Tyra Vest i Nordsøen, 2009. Foto: Mærsk Olie & Gas

New national research centre to boost oil and gas research

Monday 16 Sep 13


Dan Jensen
+45 45 25 10 30

Danish Underground Consortium (DUC)

  • Maersk Oil
  • Shell
  • Chevron
  • Danish North Sea Fund

New knowledge and new technology are required to increase the extraction of oil and gas from existing North Sea fields. This challenge is now being taken up by a new national research centre with its headquarters at DTU.

The new research centre will allow Denmark to consolidate its input to improve utilisation of the country’s oil and gas resources in the North Sea. Today, it is only possible to extract around 28 per cent, on average, of the oil and gas in Danish reservoirs.

The new centre is being set up on the basis of an agreement between the Danish government and the Danish Underground Consortium (DUC), with the DUC partners providing the funding. DTU, Maersk Oil and the other parties in DUC are currently engaged in discussions regarding the establishment process.

The centre will not only conduct research, but also provide teaching and training. The overarching goal is to increase the supply of highly qualified people to the Danish oil and gas industry. For example, the centre will be responsible for setting up new postgraduate study programmes, as well as a range of other courses in collaboration with other universities in Denmark.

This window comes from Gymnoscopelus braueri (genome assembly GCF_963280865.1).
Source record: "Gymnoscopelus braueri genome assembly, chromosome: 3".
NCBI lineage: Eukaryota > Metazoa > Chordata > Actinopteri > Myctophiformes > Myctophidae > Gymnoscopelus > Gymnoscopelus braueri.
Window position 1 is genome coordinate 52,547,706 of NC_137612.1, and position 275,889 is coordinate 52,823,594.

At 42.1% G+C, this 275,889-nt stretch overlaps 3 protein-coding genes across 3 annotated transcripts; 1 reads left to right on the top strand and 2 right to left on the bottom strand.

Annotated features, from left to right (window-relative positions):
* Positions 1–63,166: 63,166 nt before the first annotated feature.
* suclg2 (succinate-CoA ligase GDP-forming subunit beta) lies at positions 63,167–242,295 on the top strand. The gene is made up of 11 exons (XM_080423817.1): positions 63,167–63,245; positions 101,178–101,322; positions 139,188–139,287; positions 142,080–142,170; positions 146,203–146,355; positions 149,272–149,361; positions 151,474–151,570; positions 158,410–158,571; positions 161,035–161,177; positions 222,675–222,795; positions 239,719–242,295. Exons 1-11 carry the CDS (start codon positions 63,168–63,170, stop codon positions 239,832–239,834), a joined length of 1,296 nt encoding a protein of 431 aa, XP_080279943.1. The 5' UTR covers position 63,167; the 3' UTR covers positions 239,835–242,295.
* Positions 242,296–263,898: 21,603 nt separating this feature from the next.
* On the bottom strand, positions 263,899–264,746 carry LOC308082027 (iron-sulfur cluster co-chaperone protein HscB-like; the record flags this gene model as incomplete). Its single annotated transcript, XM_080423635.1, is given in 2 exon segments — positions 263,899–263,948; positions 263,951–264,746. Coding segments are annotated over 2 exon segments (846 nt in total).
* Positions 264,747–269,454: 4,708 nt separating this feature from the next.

Four areas of initiative

The research centre will involve researchers from DTU, the University of Copenhagen, Aarhus University, Aalborg University and GEUS, as well as a number of foreign experts who will provide the professional expertise to focus on four areas of initiative that are crucial to boosting oil and gas extraction in the North Sea:

  1. Establishing the nature of oil and gas reservoirs
  2. Increased extraction of oil and gas
  3. Drilling and production technology
  4. Production facilities and material technology

A Technology Application Workshop will be set up as an extension to the research centre, tasked with assisting the centre in assuring technology transfer between researchers and industry. It is important to ensure that the new knowledge and new technologies developed at the centre are transferred to the industry as this will help improve extraction in the North Sea.

It is expected that the centre will be officially opened in 2014, and when operating at full capacity it will employ around 100 people.